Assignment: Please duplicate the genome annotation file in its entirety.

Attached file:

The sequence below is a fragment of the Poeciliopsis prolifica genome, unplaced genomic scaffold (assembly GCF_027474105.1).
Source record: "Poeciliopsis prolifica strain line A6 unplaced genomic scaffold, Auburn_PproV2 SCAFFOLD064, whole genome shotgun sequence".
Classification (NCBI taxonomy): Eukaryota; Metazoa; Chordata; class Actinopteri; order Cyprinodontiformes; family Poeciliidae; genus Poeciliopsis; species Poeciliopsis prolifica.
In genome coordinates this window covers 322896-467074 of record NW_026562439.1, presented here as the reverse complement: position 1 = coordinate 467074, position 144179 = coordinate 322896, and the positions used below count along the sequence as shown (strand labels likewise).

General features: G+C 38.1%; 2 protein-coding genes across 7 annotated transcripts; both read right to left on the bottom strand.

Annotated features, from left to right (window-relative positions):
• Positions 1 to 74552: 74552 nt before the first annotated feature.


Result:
The sequence below is a fragment of the Poeciliopsis prolifica genome, unplaced genomic scaffold (assembly GCF_027474105.1).
Source record: "Poeciliopsis prolifica strain line A6 unplaced genomic scaffold, Auburn_PproV2 SCAFFOLD064, whole genome shotgun sequence".
Classification (NCBI taxonomy): Eukaryota; Metazoa; Chordata; class Actinopteri; order Cyprinodontiformes; family Poeciliidae; genus Poeciliopsis; species Poeciliopsis prolifica.
In genome coordinates this window covers 322896-467074 of record NW_026562439.1, presented here as the reverse complement: position 1 = coordinate 467074, position 144179 = coordinate 322896, and the positions used below count along the sequence as shown (strand labels likewise).

General features: G+C 38.1%; 2 protein-coding genes across 7 annotated transcripts; both read right to left on the bottom strand.

Annotated features, from left to right (window-relative positions):
• Positions 1 to 74552: 74552 nt before the first annotated feature.